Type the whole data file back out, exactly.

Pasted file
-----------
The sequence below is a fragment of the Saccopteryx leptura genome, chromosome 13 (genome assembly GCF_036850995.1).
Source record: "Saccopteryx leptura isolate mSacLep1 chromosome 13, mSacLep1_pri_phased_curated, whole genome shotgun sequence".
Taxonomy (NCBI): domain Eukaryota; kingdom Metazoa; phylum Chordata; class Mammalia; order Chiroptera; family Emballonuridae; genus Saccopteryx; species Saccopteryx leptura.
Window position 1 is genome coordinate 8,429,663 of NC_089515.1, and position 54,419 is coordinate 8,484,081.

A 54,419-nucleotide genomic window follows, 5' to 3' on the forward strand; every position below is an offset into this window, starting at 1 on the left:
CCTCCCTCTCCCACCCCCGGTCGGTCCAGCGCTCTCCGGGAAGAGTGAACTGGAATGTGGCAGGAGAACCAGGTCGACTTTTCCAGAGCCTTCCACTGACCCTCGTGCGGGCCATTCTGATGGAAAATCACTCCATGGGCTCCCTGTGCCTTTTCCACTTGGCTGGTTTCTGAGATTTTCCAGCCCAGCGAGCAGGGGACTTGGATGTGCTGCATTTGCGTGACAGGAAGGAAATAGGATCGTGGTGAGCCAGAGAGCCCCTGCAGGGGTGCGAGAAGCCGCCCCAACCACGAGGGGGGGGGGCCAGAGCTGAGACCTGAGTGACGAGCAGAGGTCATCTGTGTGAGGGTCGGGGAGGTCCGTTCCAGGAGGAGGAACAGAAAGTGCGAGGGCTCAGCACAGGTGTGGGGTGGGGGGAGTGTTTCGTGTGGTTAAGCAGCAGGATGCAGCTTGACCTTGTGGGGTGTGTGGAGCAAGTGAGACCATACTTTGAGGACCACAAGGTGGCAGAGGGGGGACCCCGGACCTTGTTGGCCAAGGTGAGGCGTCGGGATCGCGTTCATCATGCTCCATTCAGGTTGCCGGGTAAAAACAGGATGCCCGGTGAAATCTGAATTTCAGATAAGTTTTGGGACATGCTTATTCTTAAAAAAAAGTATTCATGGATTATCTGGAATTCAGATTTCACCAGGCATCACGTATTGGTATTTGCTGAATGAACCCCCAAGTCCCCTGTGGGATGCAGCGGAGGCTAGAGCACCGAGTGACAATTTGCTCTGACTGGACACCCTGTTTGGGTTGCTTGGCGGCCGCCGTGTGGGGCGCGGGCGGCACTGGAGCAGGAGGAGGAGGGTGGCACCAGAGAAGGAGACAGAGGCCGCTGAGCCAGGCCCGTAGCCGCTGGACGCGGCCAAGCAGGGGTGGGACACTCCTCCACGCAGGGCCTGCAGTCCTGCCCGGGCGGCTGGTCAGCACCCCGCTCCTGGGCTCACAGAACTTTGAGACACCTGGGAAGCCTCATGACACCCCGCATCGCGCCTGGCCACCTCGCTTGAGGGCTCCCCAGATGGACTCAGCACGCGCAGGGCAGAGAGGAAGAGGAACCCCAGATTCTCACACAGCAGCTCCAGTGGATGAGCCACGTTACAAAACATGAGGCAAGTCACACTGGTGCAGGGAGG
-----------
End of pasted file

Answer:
The sequence below is a fragment of the Saccopteryx leptura genome, chromosome 13 (genome assembly GCF_036850995.1).
Source record: "Saccopteryx leptura isolate mSacLep1 chromosome 13, mSacLep1_pri_phased_curated, whole genome shotgun sequence".
Taxonomy (NCBI): domain Eukaryota; kingdom Metazoa; phylum Chordata; class Mammalia; order Chiroptera; family Emballonuridae; genus Saccopteryx; species Saccopteryx leptura.
Window position 1 is genome coordinate 8,429,663 of NC_089515.1, and position 54,419 is coordinate 8,484,081.

A 54,419-nucleotide genomic window follows, 5' to 3' on the forward strand; every position below is an offset into this window, starting at 1 on the left:
CCTCCCTCTCCCACCCCCGGTCGGTCCAGCGCTCTCCGGGAAGAGTGAACTGGAATGTGGCAGGAGAACCAGGTCGACTTTTCCAGAGCCTTCCACTGACCCTCGTGCGGGCCATTCTGATGGAAAATCACTCCATGGGCTCCCTGTGCCTTTTCCACTTGGCTGGTTTCTGAGATTTTCCAGCCCAGCGAGCAGGGGACTTGGATGTGCTGCATTTGCGTGACAGGAAGGAAATAGGATCGTGGTGAGCCAGAGAGCCCCTGCAGGGGTGCGAGAAGCCGCCCCAACCACGAGGGGGGGGGGCCAGAGCTGAGACCTGAGTGACGAGCAGAGGTCATCTGTGTGAGGGTCGGGGAGGTCCGTTCCAGGAGGAGGAACAGAAAGTGCGAGGGCTCAGCACAGGTGTGGGGTGGGGGGAGTGTTTCGTGTGGTTAAGCAGCAGGATGCAGCTTGACCTTGTGGGGTGTGTGGAGCAAGTGAGACCATACTTTGAGGACCACAAGGTGGCAGAGGGGGGACCCCGGACCTTGTTGGCCAAGGTGAGGCGTCGGGATCGCGTTCATCATGCTCCATTCAGGTTGCCGGGTAAAAACAGGATGCCCGGTGAAATCTGAATTTCAGATAAGTTTTGGGACATGCTTATTCTTAAAAAAAAGTATTCATGGATTATCTGGAATTCAGATTTCACCAGGCATCACGTATTGGTATTTGCTGAATGAACCCCCAAGTCCCCTGTGGGATGCAGCGGAGGCTAGAGCACCGAGTGACAATTTGCTCTGACTGGACACCCTGTTTGGGTTGCTTGGCGGCCGCCGTGTGGGGCGCGGGCGGCACTGGAGCAGGAGGAGGAGGGTGGCACCAGAGAAGGAGACAGAGGCCGCTGAGCCAGGCCCGTAGCCGCTGGACGCGGCCAAGCAGGGGTGGGACACTCCTCCACGCAGGGCCTGCAGTCCTGCCCGGGCGGCTGGTCAGCACCCCGCTCCTGGGCTCACAGAACTTTGAGACACCTGGGAAGCCTCATGACACCCCGCATCGCGCCTGGCCACCTCGCTTGAGGGCTCCCCAGATGGACTCAGCACGCGCAGGGCAGAGAGGAAGAGGAACCCCAGATTCTCACACAGCAGCTCCAGTGGATGAGCCACGTTACAAAACATGAGGCAAGTCACACTGGTGCAGGGAGG